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Amazon shuttering its physical bookstores and 4-star shops

UPDATED: Wed., March 2, 2022

People walk by an Amazon Books store at the Westfield Garden State Plaza shopping mall in Paramus, N.J., on Jan. 10.  (Associated Press)
People walk by an Amazon Books store at the Westfield Garden State Plaza shopping mall in Paramus, N.J., on Jan. 10. (Associated Press)
By Anne D’Innocenzio Associated Press

NEW YORK – Amazon is closing all of its brick-and-mortar bookstores, as well as its 4-star shops and pop up locations, as the online retail behemoth reworks its physical footprint.

The Seattle-based company said Wednesday the move, which affects 66 stores in the U.S. and two in the United Kingdom, will enable it to concentrate its efforts on Amazon Fresh, Whole Foods Market, its convenience concept called Amazon Go and its upcoming Amazon Style stores. Amazon Style, which will sell fashion and accessories, is set to open in a Southern California mall later this year.

“We remain committed to building great, long-term physical retail experiences and technologies and we’re working closely with our affected employees to help them find new roles within Amazon,” the company said in a statement.

It couldn’t be learned immediately how many Amazon workers are being affected.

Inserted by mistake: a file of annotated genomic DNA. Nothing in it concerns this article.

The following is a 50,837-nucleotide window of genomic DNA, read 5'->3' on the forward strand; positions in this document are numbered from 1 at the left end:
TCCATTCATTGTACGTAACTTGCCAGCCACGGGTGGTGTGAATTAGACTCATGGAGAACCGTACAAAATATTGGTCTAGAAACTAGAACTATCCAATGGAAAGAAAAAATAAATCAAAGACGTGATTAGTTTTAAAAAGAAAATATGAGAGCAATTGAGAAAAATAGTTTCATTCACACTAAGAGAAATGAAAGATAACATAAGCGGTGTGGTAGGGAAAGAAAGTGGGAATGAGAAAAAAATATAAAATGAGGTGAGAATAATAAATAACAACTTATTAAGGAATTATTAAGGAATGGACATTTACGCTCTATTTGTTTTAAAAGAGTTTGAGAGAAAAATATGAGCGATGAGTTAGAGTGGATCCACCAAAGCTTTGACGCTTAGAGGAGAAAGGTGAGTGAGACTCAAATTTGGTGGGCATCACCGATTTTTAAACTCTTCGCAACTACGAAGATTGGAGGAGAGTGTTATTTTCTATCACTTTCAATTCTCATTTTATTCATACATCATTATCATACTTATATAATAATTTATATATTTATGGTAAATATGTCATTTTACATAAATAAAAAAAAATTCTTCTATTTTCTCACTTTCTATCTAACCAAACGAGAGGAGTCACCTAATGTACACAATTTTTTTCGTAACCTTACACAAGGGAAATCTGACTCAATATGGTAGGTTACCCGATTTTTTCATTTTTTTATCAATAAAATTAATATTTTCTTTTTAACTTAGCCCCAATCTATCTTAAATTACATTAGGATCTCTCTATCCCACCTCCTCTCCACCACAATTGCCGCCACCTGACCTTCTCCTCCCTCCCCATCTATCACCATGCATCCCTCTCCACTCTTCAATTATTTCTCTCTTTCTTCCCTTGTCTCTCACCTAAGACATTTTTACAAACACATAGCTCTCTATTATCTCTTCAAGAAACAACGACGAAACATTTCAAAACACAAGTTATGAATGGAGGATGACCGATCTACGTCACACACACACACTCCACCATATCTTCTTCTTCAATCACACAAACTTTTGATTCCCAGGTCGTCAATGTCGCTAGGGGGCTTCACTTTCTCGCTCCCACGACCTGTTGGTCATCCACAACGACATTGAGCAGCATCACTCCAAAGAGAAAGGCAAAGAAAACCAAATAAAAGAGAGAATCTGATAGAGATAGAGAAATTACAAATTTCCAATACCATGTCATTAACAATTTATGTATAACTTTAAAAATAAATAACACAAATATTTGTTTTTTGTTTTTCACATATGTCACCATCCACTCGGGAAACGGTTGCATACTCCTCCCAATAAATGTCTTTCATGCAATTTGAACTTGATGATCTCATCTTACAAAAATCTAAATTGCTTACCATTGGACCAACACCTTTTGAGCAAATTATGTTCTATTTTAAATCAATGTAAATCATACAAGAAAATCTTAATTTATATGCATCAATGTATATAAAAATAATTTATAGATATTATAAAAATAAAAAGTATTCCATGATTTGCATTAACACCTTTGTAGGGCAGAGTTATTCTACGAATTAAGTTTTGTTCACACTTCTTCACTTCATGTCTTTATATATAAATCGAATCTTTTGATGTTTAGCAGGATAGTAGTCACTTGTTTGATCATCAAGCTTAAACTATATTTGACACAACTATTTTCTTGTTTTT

Amazon opened its first brick-and-mortar bookstore in 2015, two decades after it began selling books online and helped drive a number of shops out of business. Amazon’s 4-star shops, which made their debut in 2018, carry a limited selection of best-selling products from top categories that Amazon.com sells, including devices, consumer electronics, toys and games.

The move comes as Amazon.com Inc.’s overall revenue growth is slowing, and it’s looking for new ways to reignite sales.

Neil Saunders, managing director of GlobalData Retail, said the strategy comes as a surprise. He said he believes it’s an acknowledgment that the bookstores weren’t delivering the returns Amazon was looking for.

Saunders said he thinks the main problem with Amazon’s nonfood stores is that they lacked a real purpose even though the merchandise was well-presented.

“They were designed for people to pop in and browse rather than as destinations where people would head on a mission to buy something,” he wrote in a note on Wednesday. He noted that ultimately that wasn’t good for driving customer traffic, especially in an era where people are visiting shops less.

Saunders added that the other problem is the assortment which, in many locations, was disjointed and unfocused.

News of the closure was first reported by Reuters.

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